D&D Next Blog: Modularity and Combat Subsystems

In 3rd Edition (and probably older editions) there were combat actions that anyone could try to do; disarm, trip, bull rush (ie, pushing), sunder, grapple, etc. Given that trying any of these things usually let your opponent make a free attack, you did so at a penalty, and the creature's size, number of legs, Strength, and Hit Dice (of which the latter two usually exceeded your own) could be a factor, the key word was try. Now, if a player chose to specialize in a particular maneuver (gattling chain trippers come to mind) you could pull these off fairly well until you started going up against big and/or mult-legged adversaries (giants and dragons).

Ultimately this resulted in my group basically never really bothering. The risk was too great, and both the chances and payoff were often pretty low. 4th Edition made grab and bull rush pretty easy--yet pretty pointless--to do, but largely got rid of the other maneuvers by restricting them for better or worse to specific powers; if you had a power that knocked a creature prone, or push/pull/slide, then it basically always worked even if you factored in size. Otherwise you "officially" could not do any of these things, even tripping, unless your DM was willing to houserule an exploit in (which from experience was actually pretty easy).

The current proposal is to create a 3rd Edition-style list of maneuvers that anyone can take a stab at, penalty and all. Want to knock someone down? Make an attack at -5, unless they have 3-4 legs, in which case it is -10, and it will not work at all if the target has more than 4 legs or is bigger than you. You can also take a -2 to hit in order to deal bonus damage, which is not nearly so punishing (and can be largely offset if you use the proposed +1 bonus from flanking). Tom mentions that the "fighter's actual maneuvers don't require a penalty to the attack", though I am not sure if this also applies to maneuvers that anyone can take via feats, if non-fighters get reduced penalties, or what (and I wonder how well this will hold up with those dissatisfied by 4th Edition's justification of martial-exploit narrative control).

On one hand I dislike this approach, because imposing an attack penalty goes back to 3rd Edition's risk/reward issues. -5 is pretty steep, even without giving the enemy a free attack for your troubles. In other words, it kind of gives you the illusion of choice; yeah, you can try these things, but why not just stick to the tried-and-true attack/spell/whatever you are actually good at? On the other hand I guess I kind of like it in that it discourages special-attack spamming for non-fighters, who can basically cash in attack advantage to negate the penalty (well, the -2 and -5 ones anyway). I could see such characters using opportune moments to do something cool.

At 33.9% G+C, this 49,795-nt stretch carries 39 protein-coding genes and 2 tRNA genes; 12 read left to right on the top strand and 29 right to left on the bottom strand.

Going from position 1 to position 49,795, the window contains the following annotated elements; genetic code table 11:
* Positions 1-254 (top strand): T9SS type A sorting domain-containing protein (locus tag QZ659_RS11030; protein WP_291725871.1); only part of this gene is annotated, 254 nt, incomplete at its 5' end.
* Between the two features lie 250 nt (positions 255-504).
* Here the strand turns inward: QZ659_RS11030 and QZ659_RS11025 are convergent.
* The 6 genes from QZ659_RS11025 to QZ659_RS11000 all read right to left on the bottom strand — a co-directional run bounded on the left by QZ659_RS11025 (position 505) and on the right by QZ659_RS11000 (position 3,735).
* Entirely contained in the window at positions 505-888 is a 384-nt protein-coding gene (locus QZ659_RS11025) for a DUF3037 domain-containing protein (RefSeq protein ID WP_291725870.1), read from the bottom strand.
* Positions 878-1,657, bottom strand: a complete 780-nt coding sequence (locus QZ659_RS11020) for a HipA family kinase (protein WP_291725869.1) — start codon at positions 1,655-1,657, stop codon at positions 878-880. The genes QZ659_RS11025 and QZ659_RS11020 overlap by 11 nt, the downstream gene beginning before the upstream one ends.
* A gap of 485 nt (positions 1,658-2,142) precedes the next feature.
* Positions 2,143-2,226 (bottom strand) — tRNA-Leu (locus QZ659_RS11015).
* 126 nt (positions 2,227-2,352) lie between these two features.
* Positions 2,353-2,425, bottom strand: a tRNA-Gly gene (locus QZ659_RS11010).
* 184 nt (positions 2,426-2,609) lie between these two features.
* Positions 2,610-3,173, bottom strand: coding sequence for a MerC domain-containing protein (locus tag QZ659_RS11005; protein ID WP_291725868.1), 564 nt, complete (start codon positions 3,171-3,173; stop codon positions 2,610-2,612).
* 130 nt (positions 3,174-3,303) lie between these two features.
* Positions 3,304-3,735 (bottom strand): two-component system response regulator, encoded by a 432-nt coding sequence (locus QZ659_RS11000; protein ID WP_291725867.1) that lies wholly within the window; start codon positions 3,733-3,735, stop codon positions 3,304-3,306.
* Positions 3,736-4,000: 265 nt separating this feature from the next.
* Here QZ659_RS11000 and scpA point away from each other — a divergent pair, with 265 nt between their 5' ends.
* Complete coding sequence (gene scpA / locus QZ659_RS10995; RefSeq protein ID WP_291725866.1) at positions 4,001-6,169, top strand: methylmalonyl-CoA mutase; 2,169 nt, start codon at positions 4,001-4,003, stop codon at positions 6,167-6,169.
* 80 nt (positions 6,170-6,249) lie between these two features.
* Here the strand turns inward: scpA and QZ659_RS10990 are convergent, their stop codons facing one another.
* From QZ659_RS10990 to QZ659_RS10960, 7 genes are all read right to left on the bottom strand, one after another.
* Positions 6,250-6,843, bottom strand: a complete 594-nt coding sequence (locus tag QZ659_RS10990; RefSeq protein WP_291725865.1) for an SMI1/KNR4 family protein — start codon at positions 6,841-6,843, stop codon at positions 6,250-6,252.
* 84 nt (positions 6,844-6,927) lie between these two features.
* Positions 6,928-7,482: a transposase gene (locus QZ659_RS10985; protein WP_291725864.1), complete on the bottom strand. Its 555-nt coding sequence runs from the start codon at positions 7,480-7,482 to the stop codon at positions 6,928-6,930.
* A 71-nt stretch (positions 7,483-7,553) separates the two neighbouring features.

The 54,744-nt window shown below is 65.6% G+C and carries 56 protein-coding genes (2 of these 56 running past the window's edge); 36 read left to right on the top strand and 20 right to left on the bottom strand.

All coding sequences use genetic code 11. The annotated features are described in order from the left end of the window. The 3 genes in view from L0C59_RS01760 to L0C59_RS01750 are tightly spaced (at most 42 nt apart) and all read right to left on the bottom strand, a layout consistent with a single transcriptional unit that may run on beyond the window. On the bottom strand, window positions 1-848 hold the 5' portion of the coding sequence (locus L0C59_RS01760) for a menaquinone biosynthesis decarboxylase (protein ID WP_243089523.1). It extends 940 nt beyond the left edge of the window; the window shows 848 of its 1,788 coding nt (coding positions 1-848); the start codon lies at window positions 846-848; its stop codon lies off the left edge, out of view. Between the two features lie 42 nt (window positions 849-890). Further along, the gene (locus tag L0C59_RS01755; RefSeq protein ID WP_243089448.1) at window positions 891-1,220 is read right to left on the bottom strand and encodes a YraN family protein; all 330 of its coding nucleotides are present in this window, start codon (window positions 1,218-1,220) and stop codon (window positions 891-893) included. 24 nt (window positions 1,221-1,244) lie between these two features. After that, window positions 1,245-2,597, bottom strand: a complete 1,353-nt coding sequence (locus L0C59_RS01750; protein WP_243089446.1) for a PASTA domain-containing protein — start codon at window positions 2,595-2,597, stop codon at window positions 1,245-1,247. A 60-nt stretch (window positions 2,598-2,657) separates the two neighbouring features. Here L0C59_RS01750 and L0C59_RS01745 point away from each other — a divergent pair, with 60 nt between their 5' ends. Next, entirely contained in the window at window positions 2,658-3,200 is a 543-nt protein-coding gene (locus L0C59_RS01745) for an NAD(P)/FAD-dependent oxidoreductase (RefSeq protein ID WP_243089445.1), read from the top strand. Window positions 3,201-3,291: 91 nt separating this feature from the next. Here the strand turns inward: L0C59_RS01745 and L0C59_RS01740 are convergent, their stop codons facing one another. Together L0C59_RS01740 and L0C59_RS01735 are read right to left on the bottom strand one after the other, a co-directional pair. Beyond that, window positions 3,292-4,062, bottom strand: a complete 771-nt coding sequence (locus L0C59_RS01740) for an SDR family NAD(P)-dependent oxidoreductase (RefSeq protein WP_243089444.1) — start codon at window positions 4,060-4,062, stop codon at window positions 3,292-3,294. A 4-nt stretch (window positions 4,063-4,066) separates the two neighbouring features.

Personally I would prefer a system that allowed characters with maneuvers to make an attack, and if the attack hits do something else by spending a resource (ie, Dragon Age's stamina), having feats from a tree (something like Fantasy Craft's weapon trees), or force a saving throw (potentially with a penalty if the weapon makes sense, like hammers for knockdown or spears for tripping). You could even combine one or more. Unfortunately as I mentioned above, I do not think this will sit well with the people who disliked martial-attacks-as-narrative-control.

As a side note, I find it odd that Tom seems excited about facing rules.


  1. I like the way Pathfinder created CMB and CMD. It makes it really easy to judge anything that's not a normal attack. Things like pulling a Zorro to mark your opponent or doing a Bugs Bunny and kissing your opponent.

    These effect should be a little harder than a normal attack, but still doable. This gives room for somebody to train in them as a specialty. It alos prevent s spamming them. However I won't like it if fighters will be the only people able to specialize.

  2. I read an interesting idea in a comment of one of the WotC blogs where fighters could spend excess hit values on extra effects. For example, if you needed a 13 to hit something, and you rolled a 17, you could add a 4 point "special effect" or maneuver on top. It doesn't really solve the problem of wanting every class to be able to attempt something, but it still sounds like fun, and would coexist well with bounded accuracy.


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